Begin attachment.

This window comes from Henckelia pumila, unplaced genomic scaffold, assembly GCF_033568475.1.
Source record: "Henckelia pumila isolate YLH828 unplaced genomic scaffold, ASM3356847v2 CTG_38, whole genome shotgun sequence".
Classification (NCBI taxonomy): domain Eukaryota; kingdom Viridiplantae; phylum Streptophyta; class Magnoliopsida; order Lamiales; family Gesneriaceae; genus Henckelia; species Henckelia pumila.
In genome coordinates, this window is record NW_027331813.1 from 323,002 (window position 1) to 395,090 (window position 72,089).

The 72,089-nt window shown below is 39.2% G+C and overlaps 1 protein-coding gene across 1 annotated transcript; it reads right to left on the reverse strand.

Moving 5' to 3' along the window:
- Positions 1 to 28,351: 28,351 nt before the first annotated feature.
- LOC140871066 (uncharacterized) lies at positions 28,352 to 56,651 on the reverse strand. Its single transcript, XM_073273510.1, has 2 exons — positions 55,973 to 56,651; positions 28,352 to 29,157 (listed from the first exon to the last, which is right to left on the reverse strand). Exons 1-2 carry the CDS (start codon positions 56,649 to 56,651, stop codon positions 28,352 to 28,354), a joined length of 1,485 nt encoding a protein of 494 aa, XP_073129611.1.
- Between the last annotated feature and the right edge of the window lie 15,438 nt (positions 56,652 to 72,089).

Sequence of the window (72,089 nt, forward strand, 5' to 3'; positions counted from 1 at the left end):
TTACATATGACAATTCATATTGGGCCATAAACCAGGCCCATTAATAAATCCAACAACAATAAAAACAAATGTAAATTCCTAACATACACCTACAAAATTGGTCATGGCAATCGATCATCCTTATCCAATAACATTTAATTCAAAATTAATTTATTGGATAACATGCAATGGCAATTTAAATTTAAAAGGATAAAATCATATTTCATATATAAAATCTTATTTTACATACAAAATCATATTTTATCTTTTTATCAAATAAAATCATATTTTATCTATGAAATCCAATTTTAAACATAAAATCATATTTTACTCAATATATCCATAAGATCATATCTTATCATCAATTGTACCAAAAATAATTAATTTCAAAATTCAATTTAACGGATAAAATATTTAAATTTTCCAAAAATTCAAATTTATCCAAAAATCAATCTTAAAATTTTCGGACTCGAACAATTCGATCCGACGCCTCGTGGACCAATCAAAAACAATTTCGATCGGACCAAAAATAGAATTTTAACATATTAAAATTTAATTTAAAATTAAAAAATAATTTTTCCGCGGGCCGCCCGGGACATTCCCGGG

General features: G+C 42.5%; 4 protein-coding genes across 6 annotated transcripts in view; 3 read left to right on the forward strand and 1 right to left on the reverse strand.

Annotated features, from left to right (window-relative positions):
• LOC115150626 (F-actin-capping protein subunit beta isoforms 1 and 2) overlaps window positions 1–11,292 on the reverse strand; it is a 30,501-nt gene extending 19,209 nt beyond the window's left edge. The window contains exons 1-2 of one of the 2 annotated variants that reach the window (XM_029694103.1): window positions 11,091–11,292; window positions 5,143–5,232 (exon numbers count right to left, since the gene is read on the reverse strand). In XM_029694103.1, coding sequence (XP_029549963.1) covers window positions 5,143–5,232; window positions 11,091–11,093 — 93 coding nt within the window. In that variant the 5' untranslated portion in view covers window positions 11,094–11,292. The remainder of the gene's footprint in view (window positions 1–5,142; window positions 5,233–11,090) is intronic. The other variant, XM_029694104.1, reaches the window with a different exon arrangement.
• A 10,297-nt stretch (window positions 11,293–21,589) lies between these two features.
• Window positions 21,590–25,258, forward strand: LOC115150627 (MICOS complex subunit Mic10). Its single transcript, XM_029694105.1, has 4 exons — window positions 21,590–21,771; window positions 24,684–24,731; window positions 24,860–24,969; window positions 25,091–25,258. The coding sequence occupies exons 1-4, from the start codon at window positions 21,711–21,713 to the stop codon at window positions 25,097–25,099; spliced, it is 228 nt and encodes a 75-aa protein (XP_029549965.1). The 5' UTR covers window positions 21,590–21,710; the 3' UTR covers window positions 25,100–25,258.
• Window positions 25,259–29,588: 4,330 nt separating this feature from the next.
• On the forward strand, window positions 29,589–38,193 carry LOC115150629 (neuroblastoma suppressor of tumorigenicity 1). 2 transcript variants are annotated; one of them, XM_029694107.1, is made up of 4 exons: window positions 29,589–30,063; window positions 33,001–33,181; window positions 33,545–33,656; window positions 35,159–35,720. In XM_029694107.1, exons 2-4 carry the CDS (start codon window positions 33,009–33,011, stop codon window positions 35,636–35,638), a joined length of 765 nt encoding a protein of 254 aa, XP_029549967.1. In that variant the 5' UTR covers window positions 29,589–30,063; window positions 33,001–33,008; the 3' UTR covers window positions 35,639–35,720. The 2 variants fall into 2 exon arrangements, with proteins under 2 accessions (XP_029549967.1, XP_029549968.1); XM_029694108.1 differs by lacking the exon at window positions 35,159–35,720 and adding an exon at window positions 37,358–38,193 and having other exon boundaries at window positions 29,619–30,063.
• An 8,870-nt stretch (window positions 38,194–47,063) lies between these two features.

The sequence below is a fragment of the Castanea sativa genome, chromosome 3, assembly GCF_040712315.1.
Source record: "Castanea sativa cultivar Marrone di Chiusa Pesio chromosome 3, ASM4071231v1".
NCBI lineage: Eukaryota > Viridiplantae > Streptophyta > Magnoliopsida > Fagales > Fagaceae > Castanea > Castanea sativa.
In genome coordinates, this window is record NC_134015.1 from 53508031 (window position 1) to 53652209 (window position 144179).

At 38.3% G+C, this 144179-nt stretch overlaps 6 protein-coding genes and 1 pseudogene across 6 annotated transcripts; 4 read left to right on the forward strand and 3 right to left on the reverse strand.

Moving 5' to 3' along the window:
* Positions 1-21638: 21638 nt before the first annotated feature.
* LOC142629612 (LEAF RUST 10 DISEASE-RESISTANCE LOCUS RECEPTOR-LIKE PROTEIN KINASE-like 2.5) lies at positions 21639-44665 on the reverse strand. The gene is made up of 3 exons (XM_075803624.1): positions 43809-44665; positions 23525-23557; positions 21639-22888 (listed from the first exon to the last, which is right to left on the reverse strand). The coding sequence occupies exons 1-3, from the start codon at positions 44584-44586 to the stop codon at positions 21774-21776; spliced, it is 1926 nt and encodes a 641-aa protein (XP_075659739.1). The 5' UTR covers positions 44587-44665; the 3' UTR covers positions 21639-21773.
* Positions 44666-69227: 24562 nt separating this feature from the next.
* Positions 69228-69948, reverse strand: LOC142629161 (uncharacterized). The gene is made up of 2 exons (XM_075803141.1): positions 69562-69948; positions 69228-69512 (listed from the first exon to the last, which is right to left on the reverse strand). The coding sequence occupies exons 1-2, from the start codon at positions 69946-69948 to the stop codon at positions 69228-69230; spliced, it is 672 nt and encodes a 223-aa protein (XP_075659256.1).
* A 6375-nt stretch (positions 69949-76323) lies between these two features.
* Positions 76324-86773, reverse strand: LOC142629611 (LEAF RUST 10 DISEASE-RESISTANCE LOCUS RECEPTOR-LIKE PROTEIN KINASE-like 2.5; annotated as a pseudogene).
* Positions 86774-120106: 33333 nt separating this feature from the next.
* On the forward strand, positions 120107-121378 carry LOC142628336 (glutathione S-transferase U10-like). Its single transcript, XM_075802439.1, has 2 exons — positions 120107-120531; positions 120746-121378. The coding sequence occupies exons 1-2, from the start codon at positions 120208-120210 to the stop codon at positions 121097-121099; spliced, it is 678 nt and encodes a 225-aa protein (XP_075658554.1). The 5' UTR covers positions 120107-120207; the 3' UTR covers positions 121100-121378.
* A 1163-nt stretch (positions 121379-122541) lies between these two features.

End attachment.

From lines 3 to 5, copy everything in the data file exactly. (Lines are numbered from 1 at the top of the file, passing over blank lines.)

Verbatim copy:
Classification (NCBI taxonomy): domain Eukaryota; kingdom Viridiplantae; phylum Streptophyta; class Magnoliopsida; order Lamiales; family Gesneriaceae; genus Henckelia; species Henckelia pumila.
In genome coordinates, this window is record NW_027331813.1 from 323,002 (window position 1) to 395,090 (window position 72,089).

The 72,089-nt window shown below is 39.2% G+C and overlaps 1 protein-coding gene across 1 annotated transcript; it reads right to left on the reverse strand.